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Scientists Develop Skeletal Muscle Using Stem Cells

December 28, 2017

Researchers have taken a major step towards developing a stem cell replacement therapy for debilitating muscle diseases.

A team from UCLA have developed a new strategy to efficiently isolate, mature and transplant skeletal muscle cells created from human pluripotent stem cells, which can produce all cell types of the body.

The findings could pave the way for a stem cell replacement therapy for muscle diseases including Duchenne Muscular Dystrophy, which impacts approximately 1 in 5,000 adolescent males in the U.S., and is considered the most common fatal childhood genetic disease.

The researchers used the natural human development process as a guide to develop ways to mature muscle cells in the laboratory and create muscle fibers that restore dystrophin, the protein that is missing in the muscles of Duchenne patients.

Muscles degenerate and become progressively weaker without dystrophin. Symptoms generally begin in early childhood and patients gradually lose mobility and typically die from heart or respiratory failure around age 20.

Scientists have attempted different methods that direct human pluripotent stem cells to generate skeletal muscle cells that can function appropriately in living muscle and regenerate dystrophin-producing muscle fibers.

In the current study, the researchers found that current methods produce immature cells that are not appropriate for modeling Duchenne in the lab or creating a cell replacement therapy for the disease.

“We have found that just because a skeletal muscle cell produced in the lab expresses muscle markers, doesn’t mean it is fully functional,” senior author April Pyle, an associate professor of microbiology, immunology and molecular genetics and member of the Eli and Edythe Broad Center of Regenerative Medicine and Stem Cell Research at UCLA, said in a statement.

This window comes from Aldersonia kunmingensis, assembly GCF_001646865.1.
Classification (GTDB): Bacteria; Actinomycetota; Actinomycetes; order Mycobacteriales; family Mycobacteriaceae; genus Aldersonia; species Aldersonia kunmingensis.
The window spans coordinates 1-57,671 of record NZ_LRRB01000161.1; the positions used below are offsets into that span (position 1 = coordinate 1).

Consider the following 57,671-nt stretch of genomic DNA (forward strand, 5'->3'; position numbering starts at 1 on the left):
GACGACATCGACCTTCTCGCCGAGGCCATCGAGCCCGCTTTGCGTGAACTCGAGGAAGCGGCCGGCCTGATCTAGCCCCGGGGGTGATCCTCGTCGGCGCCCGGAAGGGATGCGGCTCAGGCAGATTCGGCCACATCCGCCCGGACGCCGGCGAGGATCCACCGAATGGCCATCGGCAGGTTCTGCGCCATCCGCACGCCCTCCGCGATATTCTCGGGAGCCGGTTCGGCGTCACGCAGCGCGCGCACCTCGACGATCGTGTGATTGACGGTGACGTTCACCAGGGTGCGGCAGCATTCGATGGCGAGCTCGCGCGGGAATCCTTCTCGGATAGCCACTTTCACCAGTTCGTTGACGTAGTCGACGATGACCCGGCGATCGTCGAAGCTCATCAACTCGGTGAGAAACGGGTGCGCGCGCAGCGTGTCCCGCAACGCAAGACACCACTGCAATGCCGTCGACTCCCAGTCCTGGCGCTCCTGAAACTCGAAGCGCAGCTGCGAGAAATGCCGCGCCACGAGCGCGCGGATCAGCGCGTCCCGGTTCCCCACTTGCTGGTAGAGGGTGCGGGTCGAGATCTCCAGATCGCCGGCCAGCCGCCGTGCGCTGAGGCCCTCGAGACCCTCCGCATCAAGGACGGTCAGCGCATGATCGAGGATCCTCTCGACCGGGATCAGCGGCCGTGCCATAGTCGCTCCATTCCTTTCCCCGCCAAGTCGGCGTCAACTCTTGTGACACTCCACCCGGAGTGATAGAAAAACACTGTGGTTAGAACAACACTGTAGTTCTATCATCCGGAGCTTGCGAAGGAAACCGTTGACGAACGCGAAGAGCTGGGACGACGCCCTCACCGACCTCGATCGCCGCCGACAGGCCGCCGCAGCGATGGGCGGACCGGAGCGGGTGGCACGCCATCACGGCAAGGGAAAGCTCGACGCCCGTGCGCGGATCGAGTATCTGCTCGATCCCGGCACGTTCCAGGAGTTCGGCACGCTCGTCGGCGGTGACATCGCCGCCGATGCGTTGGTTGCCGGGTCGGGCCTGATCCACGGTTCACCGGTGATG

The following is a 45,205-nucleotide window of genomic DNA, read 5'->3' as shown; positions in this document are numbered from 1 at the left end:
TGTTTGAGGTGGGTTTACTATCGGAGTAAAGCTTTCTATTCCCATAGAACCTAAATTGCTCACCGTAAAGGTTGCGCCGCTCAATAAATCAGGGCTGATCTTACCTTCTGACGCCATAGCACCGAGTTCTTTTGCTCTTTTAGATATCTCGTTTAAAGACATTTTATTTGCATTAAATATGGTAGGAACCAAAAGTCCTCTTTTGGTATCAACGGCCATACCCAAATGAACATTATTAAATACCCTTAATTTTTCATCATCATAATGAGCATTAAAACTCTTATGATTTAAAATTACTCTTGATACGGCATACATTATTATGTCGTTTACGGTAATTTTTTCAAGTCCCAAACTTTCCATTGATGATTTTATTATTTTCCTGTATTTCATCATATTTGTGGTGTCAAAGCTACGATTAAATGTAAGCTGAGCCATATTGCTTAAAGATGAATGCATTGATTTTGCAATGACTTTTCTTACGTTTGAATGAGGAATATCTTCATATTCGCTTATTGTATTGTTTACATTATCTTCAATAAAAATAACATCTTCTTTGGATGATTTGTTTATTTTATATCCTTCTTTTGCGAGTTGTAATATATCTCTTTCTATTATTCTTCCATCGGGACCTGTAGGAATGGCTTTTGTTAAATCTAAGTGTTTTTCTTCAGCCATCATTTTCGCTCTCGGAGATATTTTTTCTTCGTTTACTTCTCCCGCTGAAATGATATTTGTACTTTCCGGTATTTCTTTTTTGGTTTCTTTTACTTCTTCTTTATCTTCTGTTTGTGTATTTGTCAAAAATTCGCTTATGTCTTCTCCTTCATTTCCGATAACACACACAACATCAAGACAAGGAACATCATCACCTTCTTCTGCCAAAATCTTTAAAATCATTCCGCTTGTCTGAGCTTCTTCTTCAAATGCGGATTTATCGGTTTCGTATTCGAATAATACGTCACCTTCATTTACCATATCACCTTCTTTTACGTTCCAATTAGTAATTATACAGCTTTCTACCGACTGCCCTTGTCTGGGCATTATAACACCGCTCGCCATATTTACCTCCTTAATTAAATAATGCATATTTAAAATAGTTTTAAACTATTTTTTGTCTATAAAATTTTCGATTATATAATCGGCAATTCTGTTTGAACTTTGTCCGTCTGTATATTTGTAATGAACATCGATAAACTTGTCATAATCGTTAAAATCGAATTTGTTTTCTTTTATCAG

“For a stem cell therapy for Duchenne to move forward, we must have a better understanding of the cells we are generating from human pluripotent stem cells compared to the muscle stem cells found naturally in the human body and during the development process,” he added.

After analyzing human development, the researchers found a fetal skeletal muscle cell that is extraordinarily regenerative and contains two new cell surface markers—ERBB3 and NGFR—which enabled the researchers to precisely isolate muscle cells from human tissue and separate them from various cell types to create using human pluripotent stem cells.

The researchers matured the cells to create uniformly muscle cells with fibers that were smaller than those found in real human muscle.

The team then discovered a specific cell signaling pathway called TGF Beta that needs to be turned off to enable generation of skeletal muscle fibers that contain the proteins that help muscles contract.

“Our long term goal is to develop a personalized cell replacement therapy using a patient’s own cells to treat boys with Duchenne,” Michael Hicks, lead author of the study, said in a statement. “So, for this study we followed the same steps, from start to finish, that we’d follow when creating these cells for a human patient.”

The study was published in Nature Cell Biology.